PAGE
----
my friend Diane
would play "Wagon Train" with me,
the front porch
transformed, for us, into a conestoga,
as we lifted our imaginary skirts to walk down
gathering twigs for firewood,
picking small, red pyracantha berries
to serve in plastic toy dishes —
a side dish of purple, jacaranda blossoms.
Sometimes we galloped to the corner
on unseen horses,
looping invisible reins over the mailbox,
walking off to meet
a pretend husband
or pioneer scout lover,
our arms encircling the street lamp post,
lips kissing stone,
teeth brushing lightly
against the reality
of rough granite
(first pub. in Blackwidow's Web, 2007)
In the role of dutiful daughter,
it was her job to pack up the house—
no difficult choices to be made,
just open the cupboard and pull them out,
don't think about family dinners,
remembered by the holiday greeting cards
stuffed in dresser drawers,
envelopes and manila folders—
which ones to keep?
albums filled with black and white photos,
nobody here now to identify the strange faces
or to read lovers' letters in an army trunk,
matters of the heart,
decisions to make.
puts on her mother's socks
sits down in her mother's rocker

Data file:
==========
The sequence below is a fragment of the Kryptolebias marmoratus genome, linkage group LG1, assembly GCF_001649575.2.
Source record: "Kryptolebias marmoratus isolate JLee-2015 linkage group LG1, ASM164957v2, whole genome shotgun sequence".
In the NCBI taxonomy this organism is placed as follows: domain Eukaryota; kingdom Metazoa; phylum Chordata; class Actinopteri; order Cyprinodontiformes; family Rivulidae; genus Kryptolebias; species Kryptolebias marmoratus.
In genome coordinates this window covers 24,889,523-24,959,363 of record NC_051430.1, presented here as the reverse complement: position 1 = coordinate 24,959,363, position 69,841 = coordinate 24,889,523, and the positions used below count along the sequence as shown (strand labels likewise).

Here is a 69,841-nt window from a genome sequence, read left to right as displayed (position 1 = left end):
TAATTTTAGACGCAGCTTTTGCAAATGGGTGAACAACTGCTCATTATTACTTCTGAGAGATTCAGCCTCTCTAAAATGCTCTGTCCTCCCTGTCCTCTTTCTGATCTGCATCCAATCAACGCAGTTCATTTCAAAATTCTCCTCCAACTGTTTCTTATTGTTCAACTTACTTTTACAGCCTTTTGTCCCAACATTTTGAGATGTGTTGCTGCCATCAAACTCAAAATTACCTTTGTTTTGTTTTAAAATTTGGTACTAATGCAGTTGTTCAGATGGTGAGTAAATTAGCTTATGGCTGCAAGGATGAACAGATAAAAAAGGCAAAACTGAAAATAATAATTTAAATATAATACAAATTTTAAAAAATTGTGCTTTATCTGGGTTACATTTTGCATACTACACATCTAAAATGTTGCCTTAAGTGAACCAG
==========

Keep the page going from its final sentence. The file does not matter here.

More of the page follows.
in the middle of the vacant room
for unspoken whispers of advice—
which ones to throw away?
At eighteen months
my grandson has already learned
to be brave.
Grandpa says wait here
I'll be right back
and disappears into the garage—
taking big gulps,
lower lip quivering,
but no tears,
he stands in the backyard
holding only a shovelful
Just two weeks before spring,
the two pumpkins huddle together on our back patio—
it was their good fortune
to escape the carving knife
which turned others into jack o' lanterns
and insured a quick demise.
this pair proudly adorned the front porch,
even managing to hold their places
through most of winter.
But, with the New Year,
they were finally banished to the back
where they sit
almost forgotten and unnoticed,
yet content in knowing
they have outlasted
most of their kind.
(first pub. in Song of the San Joaquin, Spring, 2005)
A menacing presence of earthmovers—
encamped at the end of our street,
their headlights penetrating the wintry morning fog
in glaring contrast to colorful Christmas lights
softly glowing on nearby houses.
Oddly silent, vulture-like,
for our last pastoral hopes to die
there in the silent orchard and vineyard—
ready to dig up, carve out, uproot,
scatter and scavenge.
the sound of hammers will muffle birds' cries,
rooftops replacing almond trees,
cement curbs redefining our weekend bike route
through showers of falling blossoms
and the symphony of bees.
Only the canal will remain,
behind new cinderblock fences
and backyard barbecues—
of what is lost.
(first pub. in Poet’s Corner booklet of winning poems, 1999)
It was her name that first caught my eye
in the daily obituaries:
like the princess of Wales—
a native of Sacramento, age fifty-two,
survived by her mother.
The notice read, in part,
She was a carnival worker for twelve years.
She enjoyed collecting Elvis memorabilia,
as though this were the main focus of her life,